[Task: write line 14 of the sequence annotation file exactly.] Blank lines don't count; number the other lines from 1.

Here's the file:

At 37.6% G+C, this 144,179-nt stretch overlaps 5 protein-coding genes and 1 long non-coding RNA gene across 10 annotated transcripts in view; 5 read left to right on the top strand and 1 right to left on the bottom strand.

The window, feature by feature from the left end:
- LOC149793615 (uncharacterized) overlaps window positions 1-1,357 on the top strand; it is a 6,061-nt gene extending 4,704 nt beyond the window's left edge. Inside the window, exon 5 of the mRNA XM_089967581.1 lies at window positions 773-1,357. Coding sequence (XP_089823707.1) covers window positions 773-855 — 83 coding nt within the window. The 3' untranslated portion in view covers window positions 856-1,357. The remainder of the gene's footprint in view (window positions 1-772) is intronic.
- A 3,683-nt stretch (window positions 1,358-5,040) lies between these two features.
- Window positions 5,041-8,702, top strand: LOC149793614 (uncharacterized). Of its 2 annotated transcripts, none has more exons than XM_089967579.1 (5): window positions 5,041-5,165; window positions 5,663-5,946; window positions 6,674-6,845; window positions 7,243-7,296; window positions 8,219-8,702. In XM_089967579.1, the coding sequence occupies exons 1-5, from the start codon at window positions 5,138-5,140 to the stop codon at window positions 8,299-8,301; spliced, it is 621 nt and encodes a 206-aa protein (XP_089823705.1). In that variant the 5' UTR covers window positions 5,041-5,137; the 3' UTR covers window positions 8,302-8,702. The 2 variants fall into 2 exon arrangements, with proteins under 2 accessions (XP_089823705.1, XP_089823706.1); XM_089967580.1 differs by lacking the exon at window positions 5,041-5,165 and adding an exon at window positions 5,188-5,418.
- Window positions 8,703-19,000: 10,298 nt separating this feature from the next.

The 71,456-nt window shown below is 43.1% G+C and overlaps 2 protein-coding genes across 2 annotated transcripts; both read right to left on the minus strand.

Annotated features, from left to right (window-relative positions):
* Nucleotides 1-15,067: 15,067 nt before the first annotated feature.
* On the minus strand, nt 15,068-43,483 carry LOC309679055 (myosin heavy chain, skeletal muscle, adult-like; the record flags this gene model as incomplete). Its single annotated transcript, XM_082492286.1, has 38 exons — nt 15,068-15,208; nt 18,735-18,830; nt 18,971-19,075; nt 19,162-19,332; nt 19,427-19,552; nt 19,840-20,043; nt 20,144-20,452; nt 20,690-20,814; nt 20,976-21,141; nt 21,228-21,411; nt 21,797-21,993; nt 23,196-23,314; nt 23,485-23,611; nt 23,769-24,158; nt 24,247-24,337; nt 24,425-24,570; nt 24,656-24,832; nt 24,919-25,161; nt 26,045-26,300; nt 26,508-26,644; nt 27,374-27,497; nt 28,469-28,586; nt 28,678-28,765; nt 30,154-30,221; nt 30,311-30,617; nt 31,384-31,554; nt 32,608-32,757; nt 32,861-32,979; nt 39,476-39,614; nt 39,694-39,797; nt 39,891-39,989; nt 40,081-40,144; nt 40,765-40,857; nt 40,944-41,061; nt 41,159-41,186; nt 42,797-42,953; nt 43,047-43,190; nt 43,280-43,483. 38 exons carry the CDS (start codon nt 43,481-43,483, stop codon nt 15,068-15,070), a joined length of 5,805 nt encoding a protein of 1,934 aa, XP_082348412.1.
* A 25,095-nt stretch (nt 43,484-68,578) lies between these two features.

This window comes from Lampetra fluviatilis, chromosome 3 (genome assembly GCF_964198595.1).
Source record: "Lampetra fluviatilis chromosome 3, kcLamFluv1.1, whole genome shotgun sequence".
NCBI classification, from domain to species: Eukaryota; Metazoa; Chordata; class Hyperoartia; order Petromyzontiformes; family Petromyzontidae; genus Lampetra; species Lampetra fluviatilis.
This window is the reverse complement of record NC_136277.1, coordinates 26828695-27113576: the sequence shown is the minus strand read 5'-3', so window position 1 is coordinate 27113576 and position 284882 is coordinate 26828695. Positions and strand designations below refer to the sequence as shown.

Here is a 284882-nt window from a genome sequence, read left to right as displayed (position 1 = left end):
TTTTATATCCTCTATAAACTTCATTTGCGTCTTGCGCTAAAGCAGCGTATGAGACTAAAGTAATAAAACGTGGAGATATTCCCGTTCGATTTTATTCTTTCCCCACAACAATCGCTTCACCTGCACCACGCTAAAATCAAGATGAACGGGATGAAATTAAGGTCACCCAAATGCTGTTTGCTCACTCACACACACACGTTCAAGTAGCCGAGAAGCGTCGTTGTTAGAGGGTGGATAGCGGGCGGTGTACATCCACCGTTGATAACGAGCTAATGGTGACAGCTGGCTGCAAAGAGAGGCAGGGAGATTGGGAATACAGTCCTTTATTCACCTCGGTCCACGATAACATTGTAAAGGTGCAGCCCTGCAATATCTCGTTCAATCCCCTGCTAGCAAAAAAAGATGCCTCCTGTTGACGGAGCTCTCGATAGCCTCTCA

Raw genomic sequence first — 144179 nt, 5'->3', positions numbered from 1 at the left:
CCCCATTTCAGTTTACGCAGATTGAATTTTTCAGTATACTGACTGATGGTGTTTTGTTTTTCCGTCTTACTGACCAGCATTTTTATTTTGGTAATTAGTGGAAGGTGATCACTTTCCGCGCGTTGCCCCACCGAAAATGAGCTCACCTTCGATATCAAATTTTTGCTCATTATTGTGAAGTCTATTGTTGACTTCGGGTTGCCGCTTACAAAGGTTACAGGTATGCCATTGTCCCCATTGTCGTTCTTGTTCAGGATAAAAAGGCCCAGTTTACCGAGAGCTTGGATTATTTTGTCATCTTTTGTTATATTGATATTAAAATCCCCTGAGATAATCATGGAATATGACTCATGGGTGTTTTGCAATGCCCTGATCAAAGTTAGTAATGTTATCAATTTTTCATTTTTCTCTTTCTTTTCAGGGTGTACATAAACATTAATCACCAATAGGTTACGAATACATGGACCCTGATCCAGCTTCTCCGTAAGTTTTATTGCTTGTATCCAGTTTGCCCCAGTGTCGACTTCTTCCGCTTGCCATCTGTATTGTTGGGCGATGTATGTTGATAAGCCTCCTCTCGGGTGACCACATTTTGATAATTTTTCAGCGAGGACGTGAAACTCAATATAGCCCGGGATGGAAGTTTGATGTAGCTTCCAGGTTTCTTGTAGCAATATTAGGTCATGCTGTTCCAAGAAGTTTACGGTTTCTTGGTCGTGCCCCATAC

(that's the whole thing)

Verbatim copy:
NCBI classification, from domain to species: Eukaryota; Metazoa; Chordata; class Hyperoartia; order Petromyzontiformes; family Petromyzontidae; genus Lampetra; species Lampetra fluviatilis.